While I am coveting and chasing some semblance of what is left of my free spirit fulfilled, I know many who are my age and want what I’ve had or currently have. There’s a price for this. Truthfully speaking they aren’t ready. For all of the writing and pictures that I post making parenting look awesome-which it is-means sacrificing of self and it isn’t easy. I’ve had conversations with a friend or have seen them visibly worn from working all of the time and have thought “I wish I had your problems. Solving the riddle of your life would be easy.” Of course I can say that because after going through what I’ve been through it is. Then again, my parents and older people could say the same about me too because I damn sure don’t have it all figured out. I say this to say that we all wish for what we don’t have. We want something different regardless of paying a price we couldn’t afford and if we really had the opportunity wouldn’t. Knowing how that movie played out, I wouldn’t want to be Michael Jackson anymore. Sure I may not really get to date or have the freedom to do as I please spur of the moment; but the life I’ve lived is by all means amazing.

One thing I thought about the night that Timile was diagnosed with cancer was “The hardest thing in life I am ever going to go through is happening while I am twenty-five years old. Things will only get better from here.” I told this to my grandmothers and they both said “You’re right!” When I’m their age I will see that my thirties and forties are still my youth. They may not be as wild as one’s twenties are but I’ll do my partying then. I’ll also make a killing off of giving my friends and their friends advice because they will have just started becoming parents.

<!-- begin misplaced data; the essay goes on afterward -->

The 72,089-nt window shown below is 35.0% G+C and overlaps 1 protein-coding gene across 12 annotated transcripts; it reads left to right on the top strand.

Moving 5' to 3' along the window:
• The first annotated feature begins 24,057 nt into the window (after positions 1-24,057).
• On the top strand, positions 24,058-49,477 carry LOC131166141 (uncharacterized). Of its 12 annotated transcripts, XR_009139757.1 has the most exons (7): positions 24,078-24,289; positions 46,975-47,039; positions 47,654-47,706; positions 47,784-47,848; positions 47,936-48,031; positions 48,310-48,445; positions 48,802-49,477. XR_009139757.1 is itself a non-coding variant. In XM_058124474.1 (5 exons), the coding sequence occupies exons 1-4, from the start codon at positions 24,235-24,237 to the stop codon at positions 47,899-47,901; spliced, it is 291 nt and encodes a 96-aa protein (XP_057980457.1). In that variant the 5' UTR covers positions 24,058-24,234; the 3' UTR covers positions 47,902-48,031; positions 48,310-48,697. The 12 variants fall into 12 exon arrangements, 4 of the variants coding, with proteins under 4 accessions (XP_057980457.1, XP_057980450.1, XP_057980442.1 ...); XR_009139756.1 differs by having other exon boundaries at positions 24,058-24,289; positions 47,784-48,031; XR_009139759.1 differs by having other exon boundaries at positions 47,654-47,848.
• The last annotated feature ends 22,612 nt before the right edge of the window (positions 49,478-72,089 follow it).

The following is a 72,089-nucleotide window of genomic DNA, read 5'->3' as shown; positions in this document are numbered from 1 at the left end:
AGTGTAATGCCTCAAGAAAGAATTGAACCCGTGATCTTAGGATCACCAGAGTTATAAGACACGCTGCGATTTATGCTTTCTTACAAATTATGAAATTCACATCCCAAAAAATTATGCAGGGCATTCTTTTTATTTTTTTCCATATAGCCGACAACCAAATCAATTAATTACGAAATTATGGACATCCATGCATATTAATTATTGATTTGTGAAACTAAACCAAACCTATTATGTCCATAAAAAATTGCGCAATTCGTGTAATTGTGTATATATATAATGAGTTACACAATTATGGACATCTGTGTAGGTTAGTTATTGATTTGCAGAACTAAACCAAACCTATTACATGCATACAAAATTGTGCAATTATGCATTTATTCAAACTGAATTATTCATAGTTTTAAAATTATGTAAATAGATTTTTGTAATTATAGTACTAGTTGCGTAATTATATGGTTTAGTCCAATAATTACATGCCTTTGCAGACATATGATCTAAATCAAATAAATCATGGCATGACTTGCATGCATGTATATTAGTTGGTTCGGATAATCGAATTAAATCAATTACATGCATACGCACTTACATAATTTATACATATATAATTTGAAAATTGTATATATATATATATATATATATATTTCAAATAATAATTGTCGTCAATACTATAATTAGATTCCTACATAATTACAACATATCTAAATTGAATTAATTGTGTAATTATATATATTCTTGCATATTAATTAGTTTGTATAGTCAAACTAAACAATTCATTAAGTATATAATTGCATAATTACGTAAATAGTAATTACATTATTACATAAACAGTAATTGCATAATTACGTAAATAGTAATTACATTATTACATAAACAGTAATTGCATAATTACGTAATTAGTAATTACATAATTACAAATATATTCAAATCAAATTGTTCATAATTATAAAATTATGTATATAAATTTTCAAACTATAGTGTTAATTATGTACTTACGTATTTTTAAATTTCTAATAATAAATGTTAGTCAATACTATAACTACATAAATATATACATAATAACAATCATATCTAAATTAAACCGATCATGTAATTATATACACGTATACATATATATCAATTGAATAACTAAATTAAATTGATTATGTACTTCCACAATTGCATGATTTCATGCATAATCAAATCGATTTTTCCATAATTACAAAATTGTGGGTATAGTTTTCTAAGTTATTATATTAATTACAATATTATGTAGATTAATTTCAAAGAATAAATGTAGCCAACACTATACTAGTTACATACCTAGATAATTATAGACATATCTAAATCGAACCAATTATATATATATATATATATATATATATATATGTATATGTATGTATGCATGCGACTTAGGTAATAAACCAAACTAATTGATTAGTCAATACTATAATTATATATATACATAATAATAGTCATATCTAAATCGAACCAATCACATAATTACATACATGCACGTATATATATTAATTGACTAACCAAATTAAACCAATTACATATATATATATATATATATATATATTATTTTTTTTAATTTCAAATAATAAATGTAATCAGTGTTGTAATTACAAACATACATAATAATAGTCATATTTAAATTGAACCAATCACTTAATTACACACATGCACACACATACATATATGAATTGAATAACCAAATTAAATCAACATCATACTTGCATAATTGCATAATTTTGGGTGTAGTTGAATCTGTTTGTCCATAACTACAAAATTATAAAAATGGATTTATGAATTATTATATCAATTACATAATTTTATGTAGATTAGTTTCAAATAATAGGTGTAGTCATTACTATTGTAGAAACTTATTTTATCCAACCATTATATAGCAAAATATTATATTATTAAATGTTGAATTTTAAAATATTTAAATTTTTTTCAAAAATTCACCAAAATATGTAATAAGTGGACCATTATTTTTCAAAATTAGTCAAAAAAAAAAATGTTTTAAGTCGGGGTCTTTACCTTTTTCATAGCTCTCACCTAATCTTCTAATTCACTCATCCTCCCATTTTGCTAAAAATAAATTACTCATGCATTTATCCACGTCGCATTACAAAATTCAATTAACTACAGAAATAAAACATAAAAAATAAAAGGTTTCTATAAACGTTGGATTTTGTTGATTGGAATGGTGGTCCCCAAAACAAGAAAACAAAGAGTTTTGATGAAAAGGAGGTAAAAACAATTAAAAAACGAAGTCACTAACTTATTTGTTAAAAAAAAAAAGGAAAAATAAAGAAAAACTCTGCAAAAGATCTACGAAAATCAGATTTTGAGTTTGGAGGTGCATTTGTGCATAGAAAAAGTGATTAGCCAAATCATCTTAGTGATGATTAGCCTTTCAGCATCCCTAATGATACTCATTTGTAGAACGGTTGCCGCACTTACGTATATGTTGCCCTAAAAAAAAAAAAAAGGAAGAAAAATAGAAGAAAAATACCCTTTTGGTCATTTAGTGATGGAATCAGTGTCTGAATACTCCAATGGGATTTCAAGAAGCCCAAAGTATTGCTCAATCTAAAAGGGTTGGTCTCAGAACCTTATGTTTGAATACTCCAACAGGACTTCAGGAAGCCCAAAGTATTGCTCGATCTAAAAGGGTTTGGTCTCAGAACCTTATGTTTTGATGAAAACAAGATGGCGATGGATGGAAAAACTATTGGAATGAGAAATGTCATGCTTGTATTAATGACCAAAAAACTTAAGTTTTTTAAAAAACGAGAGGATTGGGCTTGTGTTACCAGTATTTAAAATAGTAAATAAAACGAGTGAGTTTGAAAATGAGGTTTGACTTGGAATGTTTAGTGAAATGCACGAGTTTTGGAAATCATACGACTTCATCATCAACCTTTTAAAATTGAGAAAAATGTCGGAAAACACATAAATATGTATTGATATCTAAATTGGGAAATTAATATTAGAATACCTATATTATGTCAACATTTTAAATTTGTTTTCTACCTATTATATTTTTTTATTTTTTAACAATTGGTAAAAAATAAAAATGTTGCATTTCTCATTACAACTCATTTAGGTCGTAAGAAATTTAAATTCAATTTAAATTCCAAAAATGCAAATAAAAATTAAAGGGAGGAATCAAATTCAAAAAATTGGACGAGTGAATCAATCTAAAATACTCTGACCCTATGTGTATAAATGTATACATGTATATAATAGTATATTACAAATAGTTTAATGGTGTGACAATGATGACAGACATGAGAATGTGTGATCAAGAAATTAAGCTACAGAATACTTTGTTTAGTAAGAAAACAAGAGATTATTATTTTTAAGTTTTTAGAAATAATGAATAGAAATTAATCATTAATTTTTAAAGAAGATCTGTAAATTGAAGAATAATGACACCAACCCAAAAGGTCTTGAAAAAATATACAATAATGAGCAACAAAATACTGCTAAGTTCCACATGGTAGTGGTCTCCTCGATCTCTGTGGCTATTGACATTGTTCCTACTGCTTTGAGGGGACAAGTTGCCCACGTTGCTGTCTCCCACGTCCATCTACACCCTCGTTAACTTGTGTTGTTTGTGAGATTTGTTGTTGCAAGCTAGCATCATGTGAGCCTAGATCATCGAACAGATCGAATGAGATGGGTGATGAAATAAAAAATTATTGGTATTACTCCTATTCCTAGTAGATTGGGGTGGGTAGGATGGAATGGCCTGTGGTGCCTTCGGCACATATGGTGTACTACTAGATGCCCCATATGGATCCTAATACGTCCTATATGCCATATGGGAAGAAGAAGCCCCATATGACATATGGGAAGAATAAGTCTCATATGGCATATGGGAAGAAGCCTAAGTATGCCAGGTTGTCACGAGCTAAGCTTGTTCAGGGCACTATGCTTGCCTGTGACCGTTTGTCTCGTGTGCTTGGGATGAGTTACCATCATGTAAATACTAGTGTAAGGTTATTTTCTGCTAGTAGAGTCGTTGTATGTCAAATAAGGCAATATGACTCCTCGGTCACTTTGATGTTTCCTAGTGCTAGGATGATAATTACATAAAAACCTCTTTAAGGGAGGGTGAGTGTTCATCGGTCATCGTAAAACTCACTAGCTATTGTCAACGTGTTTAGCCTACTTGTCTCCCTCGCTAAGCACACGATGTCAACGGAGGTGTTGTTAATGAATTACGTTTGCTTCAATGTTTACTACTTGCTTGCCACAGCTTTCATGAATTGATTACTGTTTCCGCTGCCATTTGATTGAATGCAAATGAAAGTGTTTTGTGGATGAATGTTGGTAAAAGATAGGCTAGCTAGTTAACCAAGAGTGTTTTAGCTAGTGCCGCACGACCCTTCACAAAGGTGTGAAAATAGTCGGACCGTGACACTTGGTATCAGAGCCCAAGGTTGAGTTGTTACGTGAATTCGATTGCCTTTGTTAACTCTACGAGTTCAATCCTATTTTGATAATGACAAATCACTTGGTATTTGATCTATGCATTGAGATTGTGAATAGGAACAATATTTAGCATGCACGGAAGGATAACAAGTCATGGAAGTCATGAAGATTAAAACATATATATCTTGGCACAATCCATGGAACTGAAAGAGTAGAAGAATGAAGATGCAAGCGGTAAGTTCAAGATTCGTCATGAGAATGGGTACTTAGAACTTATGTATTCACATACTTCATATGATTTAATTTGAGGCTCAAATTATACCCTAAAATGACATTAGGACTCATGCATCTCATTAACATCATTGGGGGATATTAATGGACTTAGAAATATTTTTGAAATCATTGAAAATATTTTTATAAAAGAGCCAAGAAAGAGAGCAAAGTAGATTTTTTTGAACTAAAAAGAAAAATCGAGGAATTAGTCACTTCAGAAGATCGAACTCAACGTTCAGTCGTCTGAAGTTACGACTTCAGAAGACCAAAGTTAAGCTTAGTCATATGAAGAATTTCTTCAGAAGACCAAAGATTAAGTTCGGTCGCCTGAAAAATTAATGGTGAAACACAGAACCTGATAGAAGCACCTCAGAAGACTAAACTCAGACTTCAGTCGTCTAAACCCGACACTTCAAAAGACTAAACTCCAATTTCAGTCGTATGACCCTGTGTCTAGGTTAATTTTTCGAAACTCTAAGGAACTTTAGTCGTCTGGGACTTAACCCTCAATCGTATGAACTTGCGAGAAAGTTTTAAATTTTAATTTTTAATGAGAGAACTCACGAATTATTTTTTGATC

First Book Excerpt: I Still Love You

As I stated last week I have been in the process of writing a book.  I just finished this essay and something in me is saying I should share this rough draft.  I don’t have a title just yet, but enjoy…

I Still Love You:

“I remember when we first fell in love.  I was too young to know what it was.  I couldn’t address what made me melt.  But quick to tell you how I felt.  That love was so real; and it still is.”-Kameelah Williams

When I first started writing this compilation of essays the magic number in my head was to write somewhere between ten and twenty of them.  The latter of those numbers stuck; and then I decided to make it twenty-five with a foreword.  Tomorrow it will be two weeks since I first started writing.  I have completed twenty-two and I have the concept behind the other three.  As I am beginning to revise edits and writing the first paragraph of “Rooftops,” 702’s ‘I Still Love You’ begins to play in my head and I have to write about it.

‘I Still Love You’ was released my senior year of high school.  It was the tail end of The Neptunes’ three year tear churning out pop hits for just about everyone.  Their trademark synth strings and the plucking of a guitar made a very simple melody.  The difference in this and just about every other track they had on albums and all over radio at the time were the drums.  It was a booming kick drum with lots of reverb and the clap one would recognize from Clipse’s ‘Grindin’.’  The track didn’t move around a lot and made for the melody of the words to stand out yet blend in nicely.  I was weeks away from graduation, and heading to Atlanta.  I was ready to leave everything I knew in New York not knowing-yet speculating-what was next for me.

Eleven years later I’m listening to the song while writing essays answering the questions that Chad Milner at seventeen may have had.  My three year old daughter is sitting to my left drinking a Capri Sun playing with the travel bag that houses her soccer goal.  Funny how that works.